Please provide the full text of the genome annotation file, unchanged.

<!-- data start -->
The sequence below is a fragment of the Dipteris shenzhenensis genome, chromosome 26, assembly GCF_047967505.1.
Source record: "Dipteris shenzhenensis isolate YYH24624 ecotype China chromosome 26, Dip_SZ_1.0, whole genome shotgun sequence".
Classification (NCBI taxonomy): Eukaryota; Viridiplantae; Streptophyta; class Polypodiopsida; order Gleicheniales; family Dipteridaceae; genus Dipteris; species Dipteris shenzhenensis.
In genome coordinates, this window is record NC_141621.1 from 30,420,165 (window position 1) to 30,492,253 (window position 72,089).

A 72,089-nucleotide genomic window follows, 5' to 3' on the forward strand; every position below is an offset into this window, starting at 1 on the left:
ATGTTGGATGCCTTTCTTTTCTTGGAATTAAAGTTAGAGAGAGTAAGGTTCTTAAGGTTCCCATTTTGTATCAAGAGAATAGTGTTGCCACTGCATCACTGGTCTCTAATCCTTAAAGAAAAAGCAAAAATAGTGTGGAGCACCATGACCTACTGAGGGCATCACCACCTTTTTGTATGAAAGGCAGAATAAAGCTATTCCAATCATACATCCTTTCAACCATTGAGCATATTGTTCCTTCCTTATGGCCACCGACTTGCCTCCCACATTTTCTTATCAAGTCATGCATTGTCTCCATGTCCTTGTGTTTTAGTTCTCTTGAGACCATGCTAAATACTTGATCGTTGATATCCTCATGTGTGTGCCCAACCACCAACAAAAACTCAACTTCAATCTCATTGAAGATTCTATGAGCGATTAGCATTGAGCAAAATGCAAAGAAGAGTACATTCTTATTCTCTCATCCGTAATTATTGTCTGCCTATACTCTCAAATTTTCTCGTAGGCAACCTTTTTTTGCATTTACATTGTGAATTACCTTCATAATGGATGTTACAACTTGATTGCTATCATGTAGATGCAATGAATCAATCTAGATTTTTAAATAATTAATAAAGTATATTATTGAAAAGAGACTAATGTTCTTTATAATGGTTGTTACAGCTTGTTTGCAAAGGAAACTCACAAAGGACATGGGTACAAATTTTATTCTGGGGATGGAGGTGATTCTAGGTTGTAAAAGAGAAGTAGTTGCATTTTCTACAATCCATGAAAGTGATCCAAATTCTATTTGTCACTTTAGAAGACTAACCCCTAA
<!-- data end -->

The sequence below is a fragment of the Dipteris shenzhenensis genome, chromosome 26, assembly GCF_047967505.1.
Source record: "Dipteris shenzhenensis isolate YYH24624 ecotype China chromosome 26, Dip_SZ_1.0, whole genome shotgun sequence".
Classification (NCBI taxonomy): Eukaryota; Viridiplantae; Streptophyta; class Polypodiopsida; order Gleicheniales; family Dipteridaceae; genus Dipteris; species Dipteris shenzhenensis.
In genome coordinates, this window is record NC_141621.1 from 30,420,165 (window position 1) to 30,492,253 (window position 72,089).

A 72,089-nucleotide genomic window follows, 5' to 3' on the forward strand; every position below is an offset into this window, starting at 1 on the left:
ATGTTGGATGCCTTTCTTTTCTTGGAATTAAAGTTAGAGAGAGTAAGGTTCTTAAGGTTCCCATTTTGTATCAAGAGAATAGTGTTGCCACTGCATCACTGGTCTCTAATCCTTAAAGAAAAAGCAAAAATAGTGTGGAGCACCATGACCTACTGAGGGCATCACCACCTTTTTGTATGAAAGGCAGAATAAAGCTATTCCAATCATACATCCTTTCAACCATTGAGCATATTGTTCCTTCCTTATGGCCACCGACTTGCCTCCCACATTTTCTTATCAAGTCATGCATTGTCTCCATGTCCTTGTGTTTTAGTTCTCTTGAGACCATGCTAAATACTTGATCGTTGATATCCTCATGTGTGTGCCCAACCACCAACAAAAACTCAACTTCAATCTCATTGAAGATTCTATGAGCGATTAGCATTGAGCAAAATGCAAAGAAGAGTACATTCTTATTCTCTCATCCGTAATTATTGTCTGCCTATACTCTCAAATTTTCTCGTAGGCAACCTTTTTTTGCATTTACATTGTGAATTACCTTCATAATGGATGTTACAACTTGATTGCTATCATGTAGATGCAATGAATCAATCTAGATTTTTAAATAATTAATAAAGTATATTATTGAAAAGAGACTAATGTTCTTTATAATGGTTGTTACAGCTTGTTTGCAAAGGAAACTCACAAAGGACATGGGTACAAATTTTATTCTGGGGATGGAGGTGATTCTAGGTTGTAAAAGAGAAGTAGTTGCATTTTCTACAATCCATGAAAGTGATCCAAATTCTATTTGTCACTTTAGAAGACTAACCCCTAA